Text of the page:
Oliver meets stranger who saved his life

WHEN Oliver Rofix was just 20 years old he was diagnosed with an extremely rare form of leukaemia that left him needing a bone marrow transplant for any chance of survival.

Craig Robinson

WHEN Oliver Rofix was just 20 years old he was diagnosed with an extremely rare form of leukaemia that left him needing a bone marrow transplant for any chance of survival.

Out of the nine million people registered for donation there were just two tissue matches - and even then the chances of success were slim.

But just three days after his 21st birthday the former Woodbridge School pupil received the treatment he so desperately needed.

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Oliver, of Clopton, is now in remission and on Saturday he finally came face to face with the stranger who saved his life at Suffolk Yacht Harbour in Levington, near Ipswich,

Of the two people who matched his tissue type on the Anthony Nolan Trust bone marrow register one was in America and the other was Matthew Hall, who lived just a few miles away in Wisbech, Cambridgeshire.

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Oliver, now 24, said: “I was only the third known person in the world to be diagnosed with this form of leukaemia and the other two had died.

“To find someone out of nine million people who also lived so close was very lucky.

“It's great to finally meet Matthew. We had already swapped a few Christmas cards and sent e-mails to one another but that was it. I'd never even seen a picture of him - I wanted to be completely in the dark.

“The Anthony Nolan Trust can arrange contact between a patient and donor - but only after two years. After that I had to make the first move.

“It was an important thing for me to do. I can't express my thanks enough because he really has saved my life.”

Oliver, who used to work at the Port of Felixstowe, was diagnosed with a rare unnamed form of leukaemia in November 2005.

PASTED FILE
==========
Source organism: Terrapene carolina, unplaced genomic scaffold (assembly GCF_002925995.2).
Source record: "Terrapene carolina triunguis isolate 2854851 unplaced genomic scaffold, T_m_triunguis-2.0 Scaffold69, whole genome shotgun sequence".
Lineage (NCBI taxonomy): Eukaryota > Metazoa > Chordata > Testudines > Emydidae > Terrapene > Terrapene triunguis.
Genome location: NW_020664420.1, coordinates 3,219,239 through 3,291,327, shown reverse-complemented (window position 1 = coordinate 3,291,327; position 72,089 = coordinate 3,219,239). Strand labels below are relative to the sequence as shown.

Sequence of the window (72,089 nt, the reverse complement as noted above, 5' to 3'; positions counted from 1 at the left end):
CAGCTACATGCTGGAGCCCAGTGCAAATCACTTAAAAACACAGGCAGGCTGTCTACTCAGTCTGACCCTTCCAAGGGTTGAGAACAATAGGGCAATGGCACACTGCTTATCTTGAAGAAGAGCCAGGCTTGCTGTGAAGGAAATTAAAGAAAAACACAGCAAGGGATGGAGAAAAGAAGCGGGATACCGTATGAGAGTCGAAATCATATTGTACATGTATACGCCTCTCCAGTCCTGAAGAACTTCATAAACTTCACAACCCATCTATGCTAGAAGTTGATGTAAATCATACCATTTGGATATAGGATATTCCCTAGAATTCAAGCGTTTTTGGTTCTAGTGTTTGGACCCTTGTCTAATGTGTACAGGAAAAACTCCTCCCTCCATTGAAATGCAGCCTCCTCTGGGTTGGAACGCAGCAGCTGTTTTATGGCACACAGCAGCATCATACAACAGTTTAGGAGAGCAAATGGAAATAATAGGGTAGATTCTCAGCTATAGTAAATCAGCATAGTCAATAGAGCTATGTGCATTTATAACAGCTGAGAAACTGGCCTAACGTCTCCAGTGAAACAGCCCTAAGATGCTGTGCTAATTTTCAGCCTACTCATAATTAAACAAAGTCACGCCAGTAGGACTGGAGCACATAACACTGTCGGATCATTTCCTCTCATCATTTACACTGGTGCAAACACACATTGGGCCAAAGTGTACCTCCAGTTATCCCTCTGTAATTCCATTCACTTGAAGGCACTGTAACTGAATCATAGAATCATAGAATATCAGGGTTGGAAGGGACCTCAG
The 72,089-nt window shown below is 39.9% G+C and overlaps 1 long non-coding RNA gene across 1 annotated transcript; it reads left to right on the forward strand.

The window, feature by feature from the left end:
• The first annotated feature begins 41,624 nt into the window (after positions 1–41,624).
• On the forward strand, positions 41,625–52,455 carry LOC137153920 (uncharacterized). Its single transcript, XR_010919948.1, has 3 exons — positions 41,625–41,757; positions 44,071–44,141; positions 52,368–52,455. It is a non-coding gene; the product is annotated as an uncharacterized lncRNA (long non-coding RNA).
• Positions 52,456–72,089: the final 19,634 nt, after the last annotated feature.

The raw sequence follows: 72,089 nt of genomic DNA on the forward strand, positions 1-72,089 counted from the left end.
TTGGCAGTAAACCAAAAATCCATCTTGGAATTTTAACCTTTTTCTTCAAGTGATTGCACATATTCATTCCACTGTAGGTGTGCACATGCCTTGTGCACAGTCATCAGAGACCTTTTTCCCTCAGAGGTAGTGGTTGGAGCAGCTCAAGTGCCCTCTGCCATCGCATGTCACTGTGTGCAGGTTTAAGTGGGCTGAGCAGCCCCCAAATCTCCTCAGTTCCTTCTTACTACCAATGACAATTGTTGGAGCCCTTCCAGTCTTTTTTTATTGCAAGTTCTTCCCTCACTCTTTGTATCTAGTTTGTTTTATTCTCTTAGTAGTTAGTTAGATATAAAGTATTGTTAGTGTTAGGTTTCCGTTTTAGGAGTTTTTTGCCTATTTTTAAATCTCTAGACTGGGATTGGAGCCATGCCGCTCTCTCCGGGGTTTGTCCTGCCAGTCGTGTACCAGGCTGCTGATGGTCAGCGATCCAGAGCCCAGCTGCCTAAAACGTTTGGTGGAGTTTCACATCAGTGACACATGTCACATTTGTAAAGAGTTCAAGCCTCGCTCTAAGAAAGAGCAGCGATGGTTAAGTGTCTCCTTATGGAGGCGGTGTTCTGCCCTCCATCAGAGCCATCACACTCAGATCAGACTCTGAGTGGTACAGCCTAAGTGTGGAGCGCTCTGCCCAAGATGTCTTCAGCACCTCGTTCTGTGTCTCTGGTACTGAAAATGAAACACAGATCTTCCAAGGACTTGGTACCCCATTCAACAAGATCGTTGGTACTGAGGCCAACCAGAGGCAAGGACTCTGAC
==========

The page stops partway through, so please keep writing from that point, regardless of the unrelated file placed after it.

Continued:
His first bone marrow transplant had to be cancelled because he was so ill but in March, 2006, it was second time lucky.

Mr Hall, 43, who joined the Anthony Nolan register in 1995, was called to a Harley Street clinic for a medical.

And becoming a donor is not quite as painful as people expect - 80% of tests can now be done through a process similar to giving blood.

Mr Hall, who has an 11-year-old daughter called Ellie with his wife Karen, said: “When I knew I could actually help someone, there was no way I was going to say no. I was only in hospital for three days and two nights. I was treated extremely well.

“There was a little bit of pain but it wasn't unbearable. I wouldn't hesitate to do it again. I'd have no worries. I'd encourage anyone to join up. It's incredibly easy to do.”

Next year Oliver will be sailing around Great Britain in a bid to raise awareness and support of the Anthony Nolan Trust and also try and inspire others who have been seriously ill.

“It's very hard for people who come out of treatment to get their confidence back,” he said. “I want to show people that they can still go out there and do what they want to do.”

To find out more about Oliver's plans visit www.olivers-travels.co.uk.

The Anthony Nolan Trust manages and recruits new donors to the UK's most successful bone marrow register as well as carrying out research to improve the safety and effectiveness of transplants.

To become a donor you must be between 18 and 40, in good health, weigh more than eight stones (51kg) and be willing to donate to any matching patient in the world.

All are welcome but young men and ethnic minorities are under represented on the register.

For more information visit www.anthonynolan.org.uk or call 0303 3030303.

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